Rahul Dravid's remarkable ability to
compartmentalise his quest for excellence in two
different spheres was, perhaps, a talent he
inherited from his mother Pushpa. She handled two
post graduation courses simultaneously during her
student days and later pursued a doctorate in art
and conducted numerous exhibitions even as she
taught in an engineering college. It was a trait
that Rahul picked up very early.
Indeed Rahul's academic excellence has seldom been
talked or written about even as his cricketing
acumen has received widespread attention. Father
Eugene Lobo, his principal at St Joseph's College
of Commerce, currently with St. Aloysius in
Mangalore, spoke enthusiastically of Rahul's stay
in the college.
"He was intellectually very good. All the teachers
liked him a lot. Although we were a co-educational
college with 30 to 35 per cent girls in each class, Rahul never allowed that to sidetrack him from his
pursuit of academic or cricketing excellence,''
said Fr. Lobo.
A role model
an interesting aside to this came from Fazal
Khaleel: "we were studying in II PUC
(pre-university college, equivalent of 12th
standard) and had a class party at a friend's
place. The whole class was coming to the party. We
had also invited some other girls. It was the first
party we were having with lots of girls around.
Naturally we were all excited. Rahul badly wanted
to come to the party. Now these were day parties,
during class hours (when parents thought the
students were at class rather than partying). But
Rahul also had a BUCC (KSCA senior division league
club team) game that day. He wanted to be at the
party and we all tried to get him to skip the
match. However on the morning of the party he
called me up and said he was going to play the
match instead. He was so torn by the urge to be at
the party and his love for cricket that he said he
would catch up with me in the evening and wring all
the details of the party out of me.''
That year, Rahul stood second in the whole college
in accountancy and third overall.
"Rahul's great gift was to absorb everything he
read. He had time to read just once and he had to
retain that in his mind,' said Fr. Walter Anrade
who returned as SJCC principal. Although Fr Andrade
was not the principal during the five years Rahul
was in SJCC, he was the principal before and after
Rahul's stint in college. Anrade was very well
liked by sportsmen in college, particularly
cricketers as he went out of the way to prop them
up. ``I knew Rahul well. His parents had spoken to
me before zeroing in on Commerce as his degree. I
was very proud of him and spoke of him as a role
model for the other students. He was very good in
cricket, excellent in studies and very well
behaved. What more can any teacher ask?'' queried
Rahul helped the institution in many ways. When his
Hindi teacher Amanula needed money for medical
expenses, Rahul willingly contributed his mite.
"I never had to worry about Rahul. If he was not
playing a cricket match he would be in class,
rather than whiling away the time like others on
Brigade road or in the cycle stand,'' said Fr Lobo.
Rahul, who was a Ranji Trophy player by the age of
17 and constantly on tour to play the various age
group tournaments or Ranji Trophy or Duleep Trophy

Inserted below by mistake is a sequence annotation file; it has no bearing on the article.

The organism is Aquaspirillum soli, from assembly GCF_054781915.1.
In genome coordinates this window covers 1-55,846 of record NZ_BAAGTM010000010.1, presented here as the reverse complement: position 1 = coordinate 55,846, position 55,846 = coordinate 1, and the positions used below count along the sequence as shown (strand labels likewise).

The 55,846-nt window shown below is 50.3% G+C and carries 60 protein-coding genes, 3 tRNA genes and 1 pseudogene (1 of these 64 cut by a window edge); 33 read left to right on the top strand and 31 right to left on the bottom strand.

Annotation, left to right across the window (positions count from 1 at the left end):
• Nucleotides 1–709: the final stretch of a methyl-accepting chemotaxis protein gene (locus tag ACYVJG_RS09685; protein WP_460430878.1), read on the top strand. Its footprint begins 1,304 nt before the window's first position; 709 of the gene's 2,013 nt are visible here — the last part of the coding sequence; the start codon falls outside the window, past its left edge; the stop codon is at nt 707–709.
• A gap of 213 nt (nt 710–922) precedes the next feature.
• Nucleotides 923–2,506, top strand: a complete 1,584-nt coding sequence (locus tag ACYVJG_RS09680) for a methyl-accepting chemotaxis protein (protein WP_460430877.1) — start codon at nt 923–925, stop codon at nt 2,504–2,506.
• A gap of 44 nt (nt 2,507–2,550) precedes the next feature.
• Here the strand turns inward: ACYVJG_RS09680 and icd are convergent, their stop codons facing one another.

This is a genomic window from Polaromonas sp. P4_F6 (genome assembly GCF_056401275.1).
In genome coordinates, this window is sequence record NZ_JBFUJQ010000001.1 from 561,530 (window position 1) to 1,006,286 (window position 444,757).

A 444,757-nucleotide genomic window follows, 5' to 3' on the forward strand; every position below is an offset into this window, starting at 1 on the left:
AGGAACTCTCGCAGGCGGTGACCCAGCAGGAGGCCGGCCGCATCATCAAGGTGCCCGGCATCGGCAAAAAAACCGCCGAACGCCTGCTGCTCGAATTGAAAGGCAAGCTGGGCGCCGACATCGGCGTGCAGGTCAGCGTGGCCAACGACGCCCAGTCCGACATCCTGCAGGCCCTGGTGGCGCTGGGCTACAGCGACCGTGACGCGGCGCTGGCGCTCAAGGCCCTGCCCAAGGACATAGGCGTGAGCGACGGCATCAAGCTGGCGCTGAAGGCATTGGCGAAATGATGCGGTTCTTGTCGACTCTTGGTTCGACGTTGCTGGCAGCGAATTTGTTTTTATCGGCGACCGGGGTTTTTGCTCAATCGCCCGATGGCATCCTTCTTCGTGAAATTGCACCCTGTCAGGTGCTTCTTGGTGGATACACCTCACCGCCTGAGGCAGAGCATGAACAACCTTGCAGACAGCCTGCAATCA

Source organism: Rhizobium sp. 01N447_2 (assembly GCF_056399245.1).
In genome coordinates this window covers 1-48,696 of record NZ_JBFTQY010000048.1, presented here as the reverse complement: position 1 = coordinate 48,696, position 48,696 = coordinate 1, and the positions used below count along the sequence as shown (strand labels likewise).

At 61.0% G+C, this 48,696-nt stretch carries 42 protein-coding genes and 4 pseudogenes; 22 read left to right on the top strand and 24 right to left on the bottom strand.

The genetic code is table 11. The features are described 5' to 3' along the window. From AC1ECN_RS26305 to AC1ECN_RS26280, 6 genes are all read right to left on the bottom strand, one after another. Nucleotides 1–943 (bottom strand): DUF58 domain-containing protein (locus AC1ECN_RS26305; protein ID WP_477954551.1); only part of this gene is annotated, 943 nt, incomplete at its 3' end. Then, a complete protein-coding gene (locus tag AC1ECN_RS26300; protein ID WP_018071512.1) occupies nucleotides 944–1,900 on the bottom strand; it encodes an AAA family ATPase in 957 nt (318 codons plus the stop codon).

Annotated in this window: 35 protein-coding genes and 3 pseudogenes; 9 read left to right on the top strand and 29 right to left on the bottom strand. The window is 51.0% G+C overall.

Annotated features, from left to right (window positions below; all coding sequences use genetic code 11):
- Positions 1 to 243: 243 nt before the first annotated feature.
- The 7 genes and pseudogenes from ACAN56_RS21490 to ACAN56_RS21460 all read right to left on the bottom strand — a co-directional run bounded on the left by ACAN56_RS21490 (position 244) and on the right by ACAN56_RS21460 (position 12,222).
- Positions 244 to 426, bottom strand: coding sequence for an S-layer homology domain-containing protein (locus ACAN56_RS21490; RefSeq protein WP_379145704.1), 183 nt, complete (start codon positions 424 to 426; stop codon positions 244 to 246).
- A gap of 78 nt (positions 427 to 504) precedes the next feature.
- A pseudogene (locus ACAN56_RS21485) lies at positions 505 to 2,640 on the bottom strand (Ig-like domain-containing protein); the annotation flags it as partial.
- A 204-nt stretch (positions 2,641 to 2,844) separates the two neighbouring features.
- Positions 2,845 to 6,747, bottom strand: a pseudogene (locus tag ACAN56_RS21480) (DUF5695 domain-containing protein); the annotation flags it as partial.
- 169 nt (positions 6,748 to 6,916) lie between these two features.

or India junior cricket, when not involved in
inter-collegiate or club tournaments, was seldom
able to attend classes. But he was not one to take
his studies lightly. He, therefore, depended on his
teachers to give him some personal attention after
Two of his teachers, Mrs Lily David and Mrs Vaz
helped him a lot. The former, in particular, was a
pillar of strength as Rahul and his dad openly
acknowledge. TN Narasimha Rao, the economics
lecturer was another who backed him.
Rahul used to go to Lily David's house in a bid to
catch up with studies. She coached him and then set
the agenda for his studies. She and Vaz always
claimed that it was such a pleasure to teach Rahul
as his grasping powers were above average.
GK Govinda Rao, the English lecturer was another
multi-faceted personality who dabbled in theatre,
films and union activities. He was very proud that
Rahul did very well in life. ``He had no airs. He
was very polite, a gentleman to the core. In this
he was unlike many other cricketers who put on airs
after playing for just the college team. I cannot
remember Rahul ever misusing his position or his
achievements in college. He was very respectful,
very cultured and very decent in a very serious
way. Although he did not have the time to involve
himself in the Students Union or in other extra
curricular activities I can very well say that the
Josephites are all very proud about the way he has
carried himself to this day. His conduct has
brought credit to himself, his family, institution
and country,'' he asserted.
The amount of goodwill and praise that were heaped
on Rahul by his school and college teachers and
class mates was simply staggering. Nobody had a
single jarring word to say about him. It is
unlikely that any other sportsman in India has
achieved as much as he has and still conducted
himself in such an exemplary manner.
"I made it a point to keep the TV room open even
during class hours wherever Rahul was batting in
Tests or One-Day Internationals simply because I
feel that the values he stands for will be a
shining example for young students. I know he will
never be satisfied with mediocrity in anything he
does. If the students want to watch him play and in
the process imbibe even a small percentage of his
values I know my role of an educator will be
complete,'' stressed Fr Anrade.
Considering that the Josephites have had scores of
international sportsmen in every discipline and
have taken a lot of pride in their achievers in
other fields too, the pedestal on which they have
put Rahul is a pretty lofty one.